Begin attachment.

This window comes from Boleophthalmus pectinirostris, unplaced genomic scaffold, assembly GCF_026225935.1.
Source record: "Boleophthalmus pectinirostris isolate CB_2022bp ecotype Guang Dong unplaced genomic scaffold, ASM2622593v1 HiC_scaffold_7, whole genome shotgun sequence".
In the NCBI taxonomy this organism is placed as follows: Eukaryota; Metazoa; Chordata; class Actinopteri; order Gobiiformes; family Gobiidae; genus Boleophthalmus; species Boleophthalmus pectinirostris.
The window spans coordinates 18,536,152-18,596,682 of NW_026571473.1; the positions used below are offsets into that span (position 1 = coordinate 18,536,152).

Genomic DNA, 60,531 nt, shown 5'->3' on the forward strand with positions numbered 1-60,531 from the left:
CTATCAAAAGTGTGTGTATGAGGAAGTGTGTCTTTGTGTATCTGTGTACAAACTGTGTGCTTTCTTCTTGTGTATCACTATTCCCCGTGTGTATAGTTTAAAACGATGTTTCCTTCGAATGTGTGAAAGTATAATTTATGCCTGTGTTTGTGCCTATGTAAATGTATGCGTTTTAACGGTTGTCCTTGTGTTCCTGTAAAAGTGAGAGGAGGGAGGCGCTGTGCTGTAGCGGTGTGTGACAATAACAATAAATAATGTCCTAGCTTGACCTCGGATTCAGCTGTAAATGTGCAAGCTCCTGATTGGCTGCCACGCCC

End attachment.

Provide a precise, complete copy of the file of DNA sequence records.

This window comes from Boleophthalmus pectinirostris, unplaced genomic scaffold, assembly GCF_026225935.1.
Source record: "Boleophthalmus pectinirostris isolate CB_2022bp ecotype Guang Dong unplaced genomic scaffold, ASM2622593v1 HiC_scaffold_7, whole genome shotgun sequence".
In the NCBI taxonomy this organism is placed as follows: Eukaryota; Metazoa; Chordata; class Actinopteri; order Gobiiformes; family Gobiidae; genus Boleophthalmus; species Boleophthalmus pectinirostris.
The window spans coordinates 18,536,152-18,596,682 of NW_026571473.1; the positions used below are offsets into that span (position 1 = coordinate 18,536,152).

Genomic DNA, 60,531 nt, shown 5'->3' on the forward strand with positions numbered 1-60,531 from the left:
CTATCAAAAGTGTGTGTATGAGGAAGTGTGTCTTTGTGTATCTGTGTACAAACTGTGTGCTTTCTTCTTGTGTATCACTATTCCCCGTGTGTATAGTTTAAAACGATGTTTCCTTCGAATGTGTGAAAGTATAATTTATGCCTGTGTTTGTGCCTATGTAAATGTATGCGTTTTAACGGTTGTCCTTGTGTTCCTGTAAAAGTGAGAGGAGGGAGGCGCTGTGCTGTAGCGGTGTGTGACAATAACAATAAATAATGTCCTAGCTTGACCTCGGATTCAGCTGTAAATGTGCAAGCTCCTGATTGGCTGCCACGCCC